He also looked at state and territory revenue, much of which comes from payroll tax, described by Bannon as a “regressive … tax on employment”. Almost a quarter comes from the much-maligned stamp duty, conveyances and insurance levies that Bannon (and many other commentators) consider “inefficient barriers to economic activity”.
“The limitations of what the states can do, particularly under the impact of some of the rulings of the High Court in the late 1980s and early 1990s, has been quite profound,” he said. “They really just don’t have the means and ability to do anything seriously of their own right, which is not to say they can’t, and land tax has been pointed out as one that they possibly can.”“The lines of responsibility have become increasingly blurred. The principle of subsidiarity has been lost in many cases, and this has resulted in inefficiency and buck-passing between jurisdictions.”
The advent of the GST as a tax raised on behalf of the states was another major milestone in federal-state relations but, Bannon said, the tax has not met expectations that takings would grow at about the same rate as the economy. It was no “magic bullet” to the fiscal problems of the states.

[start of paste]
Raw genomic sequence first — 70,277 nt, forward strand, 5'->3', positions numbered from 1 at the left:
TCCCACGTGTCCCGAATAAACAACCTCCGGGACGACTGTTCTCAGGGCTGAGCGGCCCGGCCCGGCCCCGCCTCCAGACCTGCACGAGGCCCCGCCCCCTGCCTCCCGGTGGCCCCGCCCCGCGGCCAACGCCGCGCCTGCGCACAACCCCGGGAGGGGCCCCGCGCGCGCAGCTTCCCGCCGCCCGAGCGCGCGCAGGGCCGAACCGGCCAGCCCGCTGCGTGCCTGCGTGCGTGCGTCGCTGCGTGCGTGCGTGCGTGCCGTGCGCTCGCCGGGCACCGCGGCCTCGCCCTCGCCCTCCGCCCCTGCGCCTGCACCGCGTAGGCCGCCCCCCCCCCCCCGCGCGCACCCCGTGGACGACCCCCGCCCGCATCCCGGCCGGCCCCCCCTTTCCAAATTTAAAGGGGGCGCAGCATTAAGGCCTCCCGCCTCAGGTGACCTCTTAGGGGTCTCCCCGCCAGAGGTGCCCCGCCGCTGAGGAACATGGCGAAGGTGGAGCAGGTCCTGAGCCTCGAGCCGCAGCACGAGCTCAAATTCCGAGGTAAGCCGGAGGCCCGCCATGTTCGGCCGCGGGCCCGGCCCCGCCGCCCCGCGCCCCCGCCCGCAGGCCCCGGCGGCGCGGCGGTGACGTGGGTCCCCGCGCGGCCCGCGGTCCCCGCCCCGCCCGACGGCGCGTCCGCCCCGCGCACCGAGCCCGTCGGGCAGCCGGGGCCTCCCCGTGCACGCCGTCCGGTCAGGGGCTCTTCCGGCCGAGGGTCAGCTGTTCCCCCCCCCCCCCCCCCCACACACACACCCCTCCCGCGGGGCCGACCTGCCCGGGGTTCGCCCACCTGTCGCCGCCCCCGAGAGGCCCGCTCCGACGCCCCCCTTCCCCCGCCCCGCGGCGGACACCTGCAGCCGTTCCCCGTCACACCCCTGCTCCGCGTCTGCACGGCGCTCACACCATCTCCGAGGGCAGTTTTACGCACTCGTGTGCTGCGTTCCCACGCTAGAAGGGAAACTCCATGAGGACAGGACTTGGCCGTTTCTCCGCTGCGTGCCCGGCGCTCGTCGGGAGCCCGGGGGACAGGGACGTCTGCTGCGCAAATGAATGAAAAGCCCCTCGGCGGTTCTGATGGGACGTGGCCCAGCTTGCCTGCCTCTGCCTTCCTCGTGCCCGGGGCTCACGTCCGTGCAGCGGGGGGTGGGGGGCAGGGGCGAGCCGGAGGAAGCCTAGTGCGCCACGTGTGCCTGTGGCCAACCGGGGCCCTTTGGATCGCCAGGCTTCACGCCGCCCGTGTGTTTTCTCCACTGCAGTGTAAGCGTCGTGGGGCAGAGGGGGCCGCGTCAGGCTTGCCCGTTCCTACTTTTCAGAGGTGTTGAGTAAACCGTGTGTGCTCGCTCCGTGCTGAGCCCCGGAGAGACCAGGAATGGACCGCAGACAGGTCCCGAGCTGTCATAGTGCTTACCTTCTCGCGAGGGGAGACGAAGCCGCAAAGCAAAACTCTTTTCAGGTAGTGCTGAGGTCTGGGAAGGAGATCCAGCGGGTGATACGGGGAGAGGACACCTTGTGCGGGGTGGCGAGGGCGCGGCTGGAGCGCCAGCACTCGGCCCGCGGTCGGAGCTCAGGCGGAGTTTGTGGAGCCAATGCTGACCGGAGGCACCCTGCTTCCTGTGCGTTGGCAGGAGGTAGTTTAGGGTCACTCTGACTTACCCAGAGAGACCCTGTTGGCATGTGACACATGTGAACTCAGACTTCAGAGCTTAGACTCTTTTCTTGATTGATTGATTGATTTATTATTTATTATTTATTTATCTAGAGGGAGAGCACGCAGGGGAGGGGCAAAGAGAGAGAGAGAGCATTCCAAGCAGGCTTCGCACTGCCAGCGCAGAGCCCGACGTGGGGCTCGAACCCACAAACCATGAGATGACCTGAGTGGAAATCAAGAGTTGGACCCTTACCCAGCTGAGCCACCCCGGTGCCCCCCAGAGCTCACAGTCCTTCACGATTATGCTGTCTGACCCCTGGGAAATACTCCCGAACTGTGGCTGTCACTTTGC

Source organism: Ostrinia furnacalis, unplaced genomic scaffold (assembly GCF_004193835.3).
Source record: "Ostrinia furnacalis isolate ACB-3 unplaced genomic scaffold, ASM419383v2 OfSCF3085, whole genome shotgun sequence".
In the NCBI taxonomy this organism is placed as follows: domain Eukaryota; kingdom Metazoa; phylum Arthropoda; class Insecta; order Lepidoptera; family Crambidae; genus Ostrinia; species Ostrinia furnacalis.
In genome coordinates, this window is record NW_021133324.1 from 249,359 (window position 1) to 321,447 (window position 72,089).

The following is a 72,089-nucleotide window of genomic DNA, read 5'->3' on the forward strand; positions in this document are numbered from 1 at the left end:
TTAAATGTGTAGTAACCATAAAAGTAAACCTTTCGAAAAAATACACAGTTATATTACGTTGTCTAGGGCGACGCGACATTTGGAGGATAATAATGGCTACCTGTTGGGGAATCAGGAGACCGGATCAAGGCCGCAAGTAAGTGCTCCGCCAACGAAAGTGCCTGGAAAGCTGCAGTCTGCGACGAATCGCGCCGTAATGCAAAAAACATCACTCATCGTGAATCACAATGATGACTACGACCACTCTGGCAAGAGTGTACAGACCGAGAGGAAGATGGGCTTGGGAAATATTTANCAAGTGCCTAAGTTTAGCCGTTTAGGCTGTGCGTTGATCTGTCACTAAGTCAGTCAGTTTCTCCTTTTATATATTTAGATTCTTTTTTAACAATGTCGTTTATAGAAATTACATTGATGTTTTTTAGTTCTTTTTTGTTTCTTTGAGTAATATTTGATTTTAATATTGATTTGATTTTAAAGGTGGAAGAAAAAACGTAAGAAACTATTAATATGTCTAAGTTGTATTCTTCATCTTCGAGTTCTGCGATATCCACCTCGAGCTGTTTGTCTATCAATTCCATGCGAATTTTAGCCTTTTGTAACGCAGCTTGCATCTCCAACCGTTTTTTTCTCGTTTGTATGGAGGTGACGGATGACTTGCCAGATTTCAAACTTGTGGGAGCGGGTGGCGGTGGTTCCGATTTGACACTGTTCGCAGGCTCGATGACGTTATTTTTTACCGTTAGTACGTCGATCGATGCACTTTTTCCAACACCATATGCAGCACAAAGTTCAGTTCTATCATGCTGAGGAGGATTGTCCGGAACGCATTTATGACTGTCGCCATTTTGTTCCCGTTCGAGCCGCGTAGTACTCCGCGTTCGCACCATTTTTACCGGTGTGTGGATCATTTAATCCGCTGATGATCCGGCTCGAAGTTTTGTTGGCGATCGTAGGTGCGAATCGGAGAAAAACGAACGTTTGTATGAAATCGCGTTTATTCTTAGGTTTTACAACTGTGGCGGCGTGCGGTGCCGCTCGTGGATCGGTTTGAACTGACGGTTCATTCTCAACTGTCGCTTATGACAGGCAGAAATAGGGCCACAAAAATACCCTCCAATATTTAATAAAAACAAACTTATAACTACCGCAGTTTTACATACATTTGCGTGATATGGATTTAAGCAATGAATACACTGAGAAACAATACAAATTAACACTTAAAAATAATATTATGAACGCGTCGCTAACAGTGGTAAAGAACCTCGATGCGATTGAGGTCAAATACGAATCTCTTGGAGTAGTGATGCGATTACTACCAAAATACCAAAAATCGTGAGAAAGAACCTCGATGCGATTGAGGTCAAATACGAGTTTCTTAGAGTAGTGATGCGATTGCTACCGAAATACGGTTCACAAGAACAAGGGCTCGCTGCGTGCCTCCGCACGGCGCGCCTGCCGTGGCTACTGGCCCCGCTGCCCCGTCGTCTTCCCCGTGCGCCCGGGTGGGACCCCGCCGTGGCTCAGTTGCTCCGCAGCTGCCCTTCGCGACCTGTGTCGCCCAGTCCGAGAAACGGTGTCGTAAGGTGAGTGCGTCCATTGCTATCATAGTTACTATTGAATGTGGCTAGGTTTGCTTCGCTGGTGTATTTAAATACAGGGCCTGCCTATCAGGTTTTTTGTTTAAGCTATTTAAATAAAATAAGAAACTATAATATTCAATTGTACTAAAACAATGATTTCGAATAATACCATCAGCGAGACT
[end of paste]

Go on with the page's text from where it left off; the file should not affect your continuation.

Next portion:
Problems with inequity and increasing spending with decreasing results in the school education sector formed a key example. “What’s happened to all this money? Where’s it gone and what’s it done? Well, it’s obviously been, anyone would argue in dissecting it, misapplied in many ways,” he contended.
“There’s been a focus on class sizes and things of that nature [whose] education value has not been fully tested and approved, when an outstanding value, replicated through studies throughout the world, is that the quality of teaching is the absolute critical mark, and that’s where funds should be going, and that’s what we should be concentrating on.”
He identified similar issues in other areas like early childhood and vocational education, healthcare, social housing and homelessness.
A century of change
The Flinders University researcher also gave his potted history of the Commonwealth, and the “constantly-changing relationships” between its constituent parts and federal authorities. Despite the Constitution being “envisaged as a minimalist document”, its interpretation has changed over the course of a century. This was “hastened” by High Court rulings — made by judges appointed by the Commonwealth government — and the need to manage national crisis events like the world wars and the depression, Bannon explained.